Menu

Poetry

after Washington Allston

Growing up, the coke ovens were open ears
I uttered nothing to. Men labored here

to impress themselves into the landscape,
now rust & snake pits, the tang of copper

in Dunlap Creek. Each night the ATV engines
protest the approaching evening’s indifference.

Its stormy immanence. In this desert,
I scoured books, lodestones to compass myself

between ambition & survival. They said:
“Let us love the country of here below.

It is real; it offers resistance to love.”
Lord, let me not forget the possibility

of blooming, unlike the trees here grown gray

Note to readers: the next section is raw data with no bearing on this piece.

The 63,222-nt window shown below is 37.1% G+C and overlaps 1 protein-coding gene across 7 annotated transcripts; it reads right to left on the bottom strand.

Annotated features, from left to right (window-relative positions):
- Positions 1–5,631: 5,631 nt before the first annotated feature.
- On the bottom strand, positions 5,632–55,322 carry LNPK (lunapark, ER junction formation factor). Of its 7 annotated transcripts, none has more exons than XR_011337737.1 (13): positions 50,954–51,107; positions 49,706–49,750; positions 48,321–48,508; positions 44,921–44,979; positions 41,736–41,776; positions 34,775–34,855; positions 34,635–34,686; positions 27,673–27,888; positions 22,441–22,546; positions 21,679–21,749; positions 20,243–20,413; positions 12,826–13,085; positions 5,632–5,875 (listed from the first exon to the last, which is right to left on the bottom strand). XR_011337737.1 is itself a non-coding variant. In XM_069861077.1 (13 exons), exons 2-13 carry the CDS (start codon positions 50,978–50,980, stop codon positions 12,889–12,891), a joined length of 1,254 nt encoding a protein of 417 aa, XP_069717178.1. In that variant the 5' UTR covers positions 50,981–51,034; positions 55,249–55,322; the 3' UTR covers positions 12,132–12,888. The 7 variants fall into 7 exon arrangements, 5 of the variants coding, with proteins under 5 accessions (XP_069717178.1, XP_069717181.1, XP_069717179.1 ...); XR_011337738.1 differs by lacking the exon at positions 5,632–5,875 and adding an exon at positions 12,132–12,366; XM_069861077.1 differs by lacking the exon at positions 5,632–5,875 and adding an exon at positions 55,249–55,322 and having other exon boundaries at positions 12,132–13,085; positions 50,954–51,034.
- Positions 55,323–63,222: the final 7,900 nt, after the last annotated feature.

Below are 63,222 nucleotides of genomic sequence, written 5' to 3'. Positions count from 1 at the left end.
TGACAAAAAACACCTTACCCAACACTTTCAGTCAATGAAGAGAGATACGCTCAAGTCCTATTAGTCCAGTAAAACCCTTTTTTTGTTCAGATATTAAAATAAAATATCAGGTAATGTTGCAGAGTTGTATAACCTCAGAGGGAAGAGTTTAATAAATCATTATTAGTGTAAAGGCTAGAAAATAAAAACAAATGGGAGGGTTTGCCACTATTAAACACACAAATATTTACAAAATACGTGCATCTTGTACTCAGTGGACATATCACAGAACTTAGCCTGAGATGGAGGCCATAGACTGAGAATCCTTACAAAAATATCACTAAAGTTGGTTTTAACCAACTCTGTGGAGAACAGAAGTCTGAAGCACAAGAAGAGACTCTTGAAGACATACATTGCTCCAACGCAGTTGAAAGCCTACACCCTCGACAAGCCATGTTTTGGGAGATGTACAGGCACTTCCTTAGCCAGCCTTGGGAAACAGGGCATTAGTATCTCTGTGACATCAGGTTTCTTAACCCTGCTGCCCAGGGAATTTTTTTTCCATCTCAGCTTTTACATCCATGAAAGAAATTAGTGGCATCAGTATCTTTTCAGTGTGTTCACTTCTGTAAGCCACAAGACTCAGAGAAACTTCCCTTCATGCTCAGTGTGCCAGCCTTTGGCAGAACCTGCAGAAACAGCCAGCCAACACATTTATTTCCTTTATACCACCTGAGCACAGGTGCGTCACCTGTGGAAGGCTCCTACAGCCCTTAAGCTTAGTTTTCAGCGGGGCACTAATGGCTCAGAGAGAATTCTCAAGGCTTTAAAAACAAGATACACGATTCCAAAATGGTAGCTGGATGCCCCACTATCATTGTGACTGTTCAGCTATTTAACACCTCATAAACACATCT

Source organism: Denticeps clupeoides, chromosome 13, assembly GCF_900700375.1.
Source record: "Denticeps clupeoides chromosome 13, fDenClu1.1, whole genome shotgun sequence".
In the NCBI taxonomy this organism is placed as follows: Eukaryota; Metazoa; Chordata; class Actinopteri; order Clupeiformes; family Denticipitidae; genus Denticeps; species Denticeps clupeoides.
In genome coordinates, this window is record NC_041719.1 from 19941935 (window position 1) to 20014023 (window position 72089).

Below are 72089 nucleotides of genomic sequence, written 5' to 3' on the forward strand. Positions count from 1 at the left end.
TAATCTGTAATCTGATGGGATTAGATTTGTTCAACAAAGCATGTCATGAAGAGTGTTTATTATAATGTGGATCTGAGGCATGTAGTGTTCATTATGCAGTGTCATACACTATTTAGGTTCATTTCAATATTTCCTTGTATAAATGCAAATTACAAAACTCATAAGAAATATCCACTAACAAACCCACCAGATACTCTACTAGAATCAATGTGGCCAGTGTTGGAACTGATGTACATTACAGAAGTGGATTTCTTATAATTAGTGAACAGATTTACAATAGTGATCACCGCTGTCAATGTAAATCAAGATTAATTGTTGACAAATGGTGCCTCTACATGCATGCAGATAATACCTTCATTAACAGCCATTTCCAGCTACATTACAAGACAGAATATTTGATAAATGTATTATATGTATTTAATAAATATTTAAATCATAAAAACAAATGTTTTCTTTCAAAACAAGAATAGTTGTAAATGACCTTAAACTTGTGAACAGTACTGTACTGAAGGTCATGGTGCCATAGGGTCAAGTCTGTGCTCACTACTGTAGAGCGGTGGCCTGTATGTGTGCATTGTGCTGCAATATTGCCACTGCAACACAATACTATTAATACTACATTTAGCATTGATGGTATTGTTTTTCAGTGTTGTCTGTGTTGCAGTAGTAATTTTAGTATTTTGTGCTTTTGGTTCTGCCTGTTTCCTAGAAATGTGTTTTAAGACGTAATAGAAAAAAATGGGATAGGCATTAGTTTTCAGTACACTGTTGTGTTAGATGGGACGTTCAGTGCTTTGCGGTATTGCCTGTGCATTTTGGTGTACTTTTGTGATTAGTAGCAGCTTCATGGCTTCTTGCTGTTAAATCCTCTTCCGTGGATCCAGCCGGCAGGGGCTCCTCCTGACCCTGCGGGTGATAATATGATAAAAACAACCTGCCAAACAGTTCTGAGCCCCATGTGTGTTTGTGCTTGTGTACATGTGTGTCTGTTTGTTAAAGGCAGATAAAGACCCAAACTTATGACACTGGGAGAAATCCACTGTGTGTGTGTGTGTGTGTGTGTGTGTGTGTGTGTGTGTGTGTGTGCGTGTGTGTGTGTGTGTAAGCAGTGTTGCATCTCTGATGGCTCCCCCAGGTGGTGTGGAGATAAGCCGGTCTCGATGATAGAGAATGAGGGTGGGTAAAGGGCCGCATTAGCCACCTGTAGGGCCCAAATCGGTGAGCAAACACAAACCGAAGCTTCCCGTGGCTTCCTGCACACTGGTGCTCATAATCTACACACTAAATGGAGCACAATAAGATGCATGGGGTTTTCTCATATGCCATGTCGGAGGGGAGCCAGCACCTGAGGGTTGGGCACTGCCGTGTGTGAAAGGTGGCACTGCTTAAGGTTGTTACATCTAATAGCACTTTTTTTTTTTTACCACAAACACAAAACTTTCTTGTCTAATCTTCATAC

drinking the water’s black reflection. Teach me

the patience of a raven suffering
the company of a starving man.


The Image archive is supported in part by an award from the National Endowment for the Arts.

Access one piece of artwork every month for free! To experience the full archive, log in or subscribe.

Related Poetry

Stalwart

By

Lisa Ampleman

blurry pink and white blossoms moving in the wind.

Lullaby for the Aborted Child

By

Khaled Mattawa

image of a woman with her face towards the camera and the sun behind her back, illuminating a large tree. she is in shadows, the hint of light on the side of her face from the light of the sun. in front of her flies grass, swirling around her in the air.

Yes, a nameless quietness…

By

Ionatan Pirosca

[We have nothing…]

By

Dimitri Psurtsev

Pin It on Pinterest